AUGUST 2014

NEW WORK HIGHLIGHTS THE MULTIPLE BENEFITS OF WATER EFFICIENCY FOR CALIFORNIA AGRICULTRE 


The Institute’s latest fact sheet and infographic,
The Multiple Benefits of Water Efficiency for California Agriculture, describes the benefits of water efficiency to farmers, ecosystems, and society. The benefits associated with reducing both consumptive and non-consumptive water uses argue for a comprehensive approach for promoting water-efficiency improvements that allows us to address complex and interrelated water management challenges in California, including water-supply reliability, conflicts among water users, the risks of droughts, worsening water quality, and ecological degradation. Read more.

 

UPDATE ON THE CALIFORNIA DROUGHT

 

The Pacific Institute Drought Response Team provides weekly updates. To learn more, visit www.californiadrought.org.  

 

In July, among the topics covered are water regulations, wildfires, and salmon populations. In the latest, California senators and representatives have introduced W21: Water in the 21st Century legislation into both the House and Senate.  Read the latest drought update

 

 

NEW YORK TIMES AND SAN FRANCISCO CHRONICLE OP-EDS ON DROUGHT

The New York Times Editorial Board examines the California drought in their op-ed “Saving Water in California” – a piece that discusses extensively and links to the Institute’s recent work on agricultural and urban water conservation and efficiency for water supply solutions. Read more.

In an op-ed in the San Francisco Chronicle, Pacific Institute President Peter Gleick explores how the response to the California drought been “weak and largely ineffective” and the imperative for water agencies and users to do more to respond to current – and future — drought conditions. Read more.

SCIENTIFIC AMERICAN: THE PAST AND FUTURE OF CALIFORNIA’S WATER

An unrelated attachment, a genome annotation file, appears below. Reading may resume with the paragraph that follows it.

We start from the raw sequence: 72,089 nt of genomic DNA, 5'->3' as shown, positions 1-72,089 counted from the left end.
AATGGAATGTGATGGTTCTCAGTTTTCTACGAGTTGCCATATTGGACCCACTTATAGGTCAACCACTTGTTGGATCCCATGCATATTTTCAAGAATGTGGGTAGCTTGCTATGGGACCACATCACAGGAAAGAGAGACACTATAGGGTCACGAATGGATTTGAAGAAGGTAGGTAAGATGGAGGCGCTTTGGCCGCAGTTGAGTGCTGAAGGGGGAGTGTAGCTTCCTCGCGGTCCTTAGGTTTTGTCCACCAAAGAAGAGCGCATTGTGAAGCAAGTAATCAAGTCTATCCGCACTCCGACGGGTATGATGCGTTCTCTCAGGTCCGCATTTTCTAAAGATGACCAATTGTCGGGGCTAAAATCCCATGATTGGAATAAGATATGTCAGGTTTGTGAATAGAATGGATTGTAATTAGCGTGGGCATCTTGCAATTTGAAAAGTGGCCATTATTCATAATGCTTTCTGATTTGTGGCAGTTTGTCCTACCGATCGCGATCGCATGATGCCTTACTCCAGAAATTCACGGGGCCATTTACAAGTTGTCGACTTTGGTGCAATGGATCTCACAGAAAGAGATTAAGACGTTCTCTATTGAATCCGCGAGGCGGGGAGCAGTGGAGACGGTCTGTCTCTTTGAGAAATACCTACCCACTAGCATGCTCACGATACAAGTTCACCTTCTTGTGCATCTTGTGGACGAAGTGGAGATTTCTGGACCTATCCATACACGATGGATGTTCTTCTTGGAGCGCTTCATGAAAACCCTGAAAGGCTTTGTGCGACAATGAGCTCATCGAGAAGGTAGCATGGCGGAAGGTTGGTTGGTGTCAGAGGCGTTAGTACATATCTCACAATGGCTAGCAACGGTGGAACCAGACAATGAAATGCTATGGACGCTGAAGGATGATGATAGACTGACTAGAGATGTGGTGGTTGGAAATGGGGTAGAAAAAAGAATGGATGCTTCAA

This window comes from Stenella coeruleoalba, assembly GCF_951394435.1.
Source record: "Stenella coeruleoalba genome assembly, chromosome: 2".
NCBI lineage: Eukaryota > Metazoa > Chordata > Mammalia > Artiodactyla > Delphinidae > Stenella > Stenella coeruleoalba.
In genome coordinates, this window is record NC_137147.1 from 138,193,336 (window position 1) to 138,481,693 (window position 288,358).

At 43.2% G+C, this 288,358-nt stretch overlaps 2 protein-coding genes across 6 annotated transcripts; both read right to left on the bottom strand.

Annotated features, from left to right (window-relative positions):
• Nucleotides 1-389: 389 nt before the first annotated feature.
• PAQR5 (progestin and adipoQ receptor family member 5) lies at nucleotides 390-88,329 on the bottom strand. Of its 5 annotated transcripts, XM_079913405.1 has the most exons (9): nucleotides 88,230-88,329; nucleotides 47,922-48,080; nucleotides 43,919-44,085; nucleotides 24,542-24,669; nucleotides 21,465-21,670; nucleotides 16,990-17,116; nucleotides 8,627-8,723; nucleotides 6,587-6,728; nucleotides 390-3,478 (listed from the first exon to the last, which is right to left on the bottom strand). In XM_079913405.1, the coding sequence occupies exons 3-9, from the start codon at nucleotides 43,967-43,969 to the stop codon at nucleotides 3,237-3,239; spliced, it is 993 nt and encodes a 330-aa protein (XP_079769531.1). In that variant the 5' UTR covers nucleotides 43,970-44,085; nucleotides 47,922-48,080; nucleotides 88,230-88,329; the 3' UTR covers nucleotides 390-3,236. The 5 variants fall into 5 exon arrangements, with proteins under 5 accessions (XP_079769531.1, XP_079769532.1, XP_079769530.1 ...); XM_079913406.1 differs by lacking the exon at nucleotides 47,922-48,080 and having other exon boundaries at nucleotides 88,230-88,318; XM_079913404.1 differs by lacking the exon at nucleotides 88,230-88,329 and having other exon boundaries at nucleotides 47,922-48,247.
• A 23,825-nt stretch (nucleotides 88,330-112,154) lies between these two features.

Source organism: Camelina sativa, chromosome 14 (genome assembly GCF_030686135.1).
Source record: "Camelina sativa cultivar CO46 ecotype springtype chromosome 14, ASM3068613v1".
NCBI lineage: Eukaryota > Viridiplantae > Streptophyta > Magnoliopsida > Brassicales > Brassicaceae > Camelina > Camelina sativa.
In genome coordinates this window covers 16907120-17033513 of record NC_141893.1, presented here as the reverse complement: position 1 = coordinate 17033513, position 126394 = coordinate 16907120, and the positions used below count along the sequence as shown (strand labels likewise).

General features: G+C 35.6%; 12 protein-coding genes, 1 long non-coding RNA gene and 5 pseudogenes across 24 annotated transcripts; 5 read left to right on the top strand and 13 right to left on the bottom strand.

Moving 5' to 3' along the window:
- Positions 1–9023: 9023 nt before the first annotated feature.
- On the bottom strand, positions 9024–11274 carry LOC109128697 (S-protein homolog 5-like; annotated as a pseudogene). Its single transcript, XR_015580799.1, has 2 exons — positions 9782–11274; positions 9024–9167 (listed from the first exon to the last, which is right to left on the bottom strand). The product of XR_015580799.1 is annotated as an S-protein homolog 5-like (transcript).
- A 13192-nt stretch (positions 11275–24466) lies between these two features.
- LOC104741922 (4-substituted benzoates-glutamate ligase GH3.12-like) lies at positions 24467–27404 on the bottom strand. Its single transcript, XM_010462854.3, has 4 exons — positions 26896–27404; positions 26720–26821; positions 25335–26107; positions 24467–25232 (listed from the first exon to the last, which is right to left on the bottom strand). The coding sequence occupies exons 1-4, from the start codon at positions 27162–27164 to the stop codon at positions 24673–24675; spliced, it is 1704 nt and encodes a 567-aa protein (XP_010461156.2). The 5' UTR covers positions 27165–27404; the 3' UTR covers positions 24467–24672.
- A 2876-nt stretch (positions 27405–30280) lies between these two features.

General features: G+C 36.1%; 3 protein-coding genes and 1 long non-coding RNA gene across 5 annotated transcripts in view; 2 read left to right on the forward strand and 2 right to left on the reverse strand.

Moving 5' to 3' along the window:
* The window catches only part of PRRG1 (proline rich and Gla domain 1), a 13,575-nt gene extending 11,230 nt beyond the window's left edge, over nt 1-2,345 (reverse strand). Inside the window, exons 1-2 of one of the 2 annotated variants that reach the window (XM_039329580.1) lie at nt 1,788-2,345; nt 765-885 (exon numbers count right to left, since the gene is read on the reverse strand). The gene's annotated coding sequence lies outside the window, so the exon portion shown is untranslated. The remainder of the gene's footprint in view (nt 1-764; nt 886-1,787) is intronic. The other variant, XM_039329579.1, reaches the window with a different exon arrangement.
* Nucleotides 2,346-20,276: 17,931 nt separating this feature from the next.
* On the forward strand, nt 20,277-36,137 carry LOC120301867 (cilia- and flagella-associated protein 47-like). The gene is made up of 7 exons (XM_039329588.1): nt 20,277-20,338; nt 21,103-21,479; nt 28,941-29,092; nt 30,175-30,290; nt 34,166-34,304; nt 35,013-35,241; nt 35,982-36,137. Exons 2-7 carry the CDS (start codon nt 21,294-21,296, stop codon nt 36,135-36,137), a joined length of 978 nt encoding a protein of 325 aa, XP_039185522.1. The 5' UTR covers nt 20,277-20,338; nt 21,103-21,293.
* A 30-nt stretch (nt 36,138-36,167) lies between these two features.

In a special issue of Scientific American, Peter Gleick writes an engaging introduction to “The Past and Future of California’s Water.” He explores the history of western water and how the surge of modern engineering and infrastructure that built up the West has now left western rivers diverted and consumed. Throughout, he describes how the environment and natural resources have been altered over time and have intensified California’s need for solutions. Read more.

 

 

SUNSET MAGAZINE HOSTS DISCUSSION ON THE CALIFORNIA DROUGHT


On August 6, the Pacific Institute’s Water Program Director Heather Cooley participated in a Twitter chat hosted by Sunset Magazine. The discussion featured panelists from NRDC, SFist, Grist, Save Our Water, and others who tackled questions like, “Are lawns evil?,” and, “What steps should people take to transition to a low water-use garden?” You can read the full chat on Twitter by searching #SunsetChat or by clicking here.
 

 

CIRCLE OF BLUE JOURNALISTS RECEIVE AWARDS

  

Circle of Blue‘s trendsetting reporting on Western water issues in the United States and its scintillating photography of the contest for freshwater in India, California, and the Great Plains were honored in August with two awards from the Society of Environmental Journalists (SEJ), the premier professional trade organization representing 1,400 journalists and academics in 27 countries. Read more